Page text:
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For many, the Bund (Wàitān, 外滩) is the face of Shanghai. Even as the city transforms itself, growing upwards and outwards at a tremendous rate, the Bund's Art Deco and Neoclassical facades appear...

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  Perfect examples of Ming Dynasty architecture, these 13 story Pagodas are home to a rare collection of steles from ancient Chinese calligraphers Wang Xizhi (303-361), Yan Zhenqing (709-785), Liu Zongyuan (773-819), and Su Dongpo (1037-1101). Visitors to the temple are welcome to ascend the stairs to the 53 meter (150 feet) pinnacle and take in views of the surroundings. The temple is made entirely of brick and stone and was ordered built by Emperor Wan Li in 1608. The best time to visit the Twin Pagoda Temple (Shuang Ta Si) is..

Looking a little stranded without the temple it once protected from evil spirits, the Nine Dragon Screen still manages to impress on its own. The largest and oldest glazed screen in China today, this 600-year-old wonder, built for the Ming Dynasty's first Emperor, is a masterful example of Chinese fire-glazed tile work. Made from a total of 426 glazed tiles, the construction measures 45.5 meters in length and is over two meters tall.  Cavorting in poses that look at once playful and menacing, the nine sinuous dragons..

Yet another ancient architectural marvel to add to Datong's already impressive list, the Wooden Pagoda's masterful wooden construction houses huge statues and frescoes.  Built during the Liao Dynasty in 1056, this amazing structure stands over 67 meters tall and was built without a single nail.   The octagonal structure has survived the worst weather and seven earthquakes where no others could, all thanks to an ingenious system where 54 seperate kinds of interlocking brackets join together a variety of mortises and..

    If there is one sight that you should not miss while coming through Datong, it is the Yungang Caves. This masterpiece of early Chinese Buddhist cave art was declared a UNESCO World Heritage Site in 2001. The story behind the grottoes is an interesting one and begins in the Wei Dynasty. The first two Wei emperors, Tuoba Gui and Tuoba Si, were both Buddhists.  However, the third emperor, Tuoba Tao, known as "Taiwu," was a Taoist, as was his Prime Minister Cui Hao and Hao’s teacher, Taoist monk Kou..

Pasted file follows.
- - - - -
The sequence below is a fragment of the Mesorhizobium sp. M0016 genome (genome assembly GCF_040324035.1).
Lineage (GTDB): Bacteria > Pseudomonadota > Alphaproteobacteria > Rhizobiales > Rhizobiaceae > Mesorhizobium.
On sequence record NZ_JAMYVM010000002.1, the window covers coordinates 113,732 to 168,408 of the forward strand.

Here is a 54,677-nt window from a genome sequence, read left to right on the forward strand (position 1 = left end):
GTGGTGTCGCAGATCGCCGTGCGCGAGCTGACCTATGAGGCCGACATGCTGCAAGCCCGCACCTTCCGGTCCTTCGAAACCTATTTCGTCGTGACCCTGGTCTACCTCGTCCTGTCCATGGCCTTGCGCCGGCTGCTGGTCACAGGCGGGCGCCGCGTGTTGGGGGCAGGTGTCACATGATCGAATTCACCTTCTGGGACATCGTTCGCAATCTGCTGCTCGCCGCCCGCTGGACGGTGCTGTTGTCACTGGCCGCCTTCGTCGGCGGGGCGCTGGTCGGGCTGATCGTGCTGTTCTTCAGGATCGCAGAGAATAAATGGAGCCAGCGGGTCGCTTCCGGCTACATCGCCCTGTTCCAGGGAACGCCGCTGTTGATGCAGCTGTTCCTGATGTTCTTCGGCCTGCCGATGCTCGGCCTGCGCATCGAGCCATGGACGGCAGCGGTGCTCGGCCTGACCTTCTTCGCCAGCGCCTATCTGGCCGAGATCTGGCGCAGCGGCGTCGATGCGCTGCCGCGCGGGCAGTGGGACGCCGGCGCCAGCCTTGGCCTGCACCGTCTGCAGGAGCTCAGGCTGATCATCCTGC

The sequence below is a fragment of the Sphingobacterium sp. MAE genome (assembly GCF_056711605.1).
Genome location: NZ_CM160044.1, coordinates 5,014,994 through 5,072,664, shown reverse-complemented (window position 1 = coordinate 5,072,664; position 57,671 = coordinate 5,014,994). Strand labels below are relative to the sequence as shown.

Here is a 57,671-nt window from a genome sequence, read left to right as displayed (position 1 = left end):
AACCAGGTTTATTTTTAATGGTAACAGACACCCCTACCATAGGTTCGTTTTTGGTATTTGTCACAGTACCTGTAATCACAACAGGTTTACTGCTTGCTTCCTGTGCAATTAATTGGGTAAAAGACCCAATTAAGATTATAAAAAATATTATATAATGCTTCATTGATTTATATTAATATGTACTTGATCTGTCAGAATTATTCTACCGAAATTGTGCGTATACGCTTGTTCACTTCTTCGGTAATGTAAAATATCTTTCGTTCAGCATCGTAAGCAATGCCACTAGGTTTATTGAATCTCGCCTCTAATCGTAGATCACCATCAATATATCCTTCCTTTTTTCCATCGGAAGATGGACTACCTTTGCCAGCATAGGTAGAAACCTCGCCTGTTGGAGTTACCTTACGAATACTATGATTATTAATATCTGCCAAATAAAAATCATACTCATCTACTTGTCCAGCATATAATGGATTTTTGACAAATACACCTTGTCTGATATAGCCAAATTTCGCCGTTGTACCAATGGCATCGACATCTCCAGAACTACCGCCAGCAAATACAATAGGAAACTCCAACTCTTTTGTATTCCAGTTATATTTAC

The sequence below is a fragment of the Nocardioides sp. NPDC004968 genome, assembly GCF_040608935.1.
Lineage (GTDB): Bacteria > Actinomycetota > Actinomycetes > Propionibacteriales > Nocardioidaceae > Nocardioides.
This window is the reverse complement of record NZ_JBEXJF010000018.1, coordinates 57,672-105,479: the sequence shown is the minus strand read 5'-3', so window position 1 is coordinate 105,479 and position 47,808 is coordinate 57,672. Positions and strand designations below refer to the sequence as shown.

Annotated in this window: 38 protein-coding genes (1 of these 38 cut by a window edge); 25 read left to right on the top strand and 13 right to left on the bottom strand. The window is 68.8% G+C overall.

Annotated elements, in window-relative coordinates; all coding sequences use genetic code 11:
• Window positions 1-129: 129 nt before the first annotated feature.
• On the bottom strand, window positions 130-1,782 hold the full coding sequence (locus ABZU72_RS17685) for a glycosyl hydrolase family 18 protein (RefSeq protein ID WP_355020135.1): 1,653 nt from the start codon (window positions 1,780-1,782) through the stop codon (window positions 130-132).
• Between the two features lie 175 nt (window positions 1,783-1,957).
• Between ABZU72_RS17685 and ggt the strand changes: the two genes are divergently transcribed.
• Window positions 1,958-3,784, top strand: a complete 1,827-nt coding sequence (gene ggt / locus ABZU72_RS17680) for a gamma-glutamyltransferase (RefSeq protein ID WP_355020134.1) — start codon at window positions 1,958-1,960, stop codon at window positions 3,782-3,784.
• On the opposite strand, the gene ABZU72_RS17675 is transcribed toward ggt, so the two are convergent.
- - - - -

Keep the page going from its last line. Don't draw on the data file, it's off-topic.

One of China's Five Sacred Mountains (Wu Yue), Heng Shan has been reverently scaled by emperors since Qin Shi Huang, the first ruler to unify China, set the precedent. Located between the Hebei Plain and the Great Wall, Heng Shan's strategic position led to it's being the scene of many an epic battle, but it's better known as a religious center, something it's been for over 2,000 years. As such, the mountain's many faces are host to temples, including the amazing Daoist Hanging Temple, along with numerous ancient sites including..

Definitely one of Pingyao's must-see attractions, the city's 6-kilometer-long (4 mi), 12-meter-high (40 ft), nearly 700-year-old city walls (gǔchéng qiáng, 古城墙) stand as one of the longest and best-preserved sets of city walls in the world. Visitors walking its ramparts enjoy spectacular vantages over the city's ancient architecture, mostly unchanged in the last 300-some years. Walking over the walls' stamped bricks you'll come across thousands of crenulations (openings through which to fire..

Jin Temple (Jìn Cí, 晉祠), also called Jinci Temple, is an important temple complex located outside of town at the foot of Xuanweng Mountain (Xuánwèng Shān, 悬瓮山) founded by the Jin family during the Northern Wei Dynasty. One of the most notable buildings is the Mother Goddess Hall (Shèngmǔ Diàn, 圣母殿), also translated as the Holy Mother Hall, which was built in 1023 during the Northern Song Dynasty (and later reconstructed in 1102). The hall has beautiful statues clay of the Mother Goddess..

Taiyuan has long been a coal town (at least as far back as the 10th century). The Coal Museum of China (Zhōng​guó​ Méi​tàn​ Bó​wù​guǎn, 中国煤炭博物馆) explores the development of coal mining from its ancient history into modern times. Historical relics, interactive exhibits, paintings and a life-size recreation of a coal mine tell the story of what still remains an important industry in Shanxi Province.     Photo by DukeAnt (Own work) [CC-BY-SA-3.0], via Wikimedia Commons

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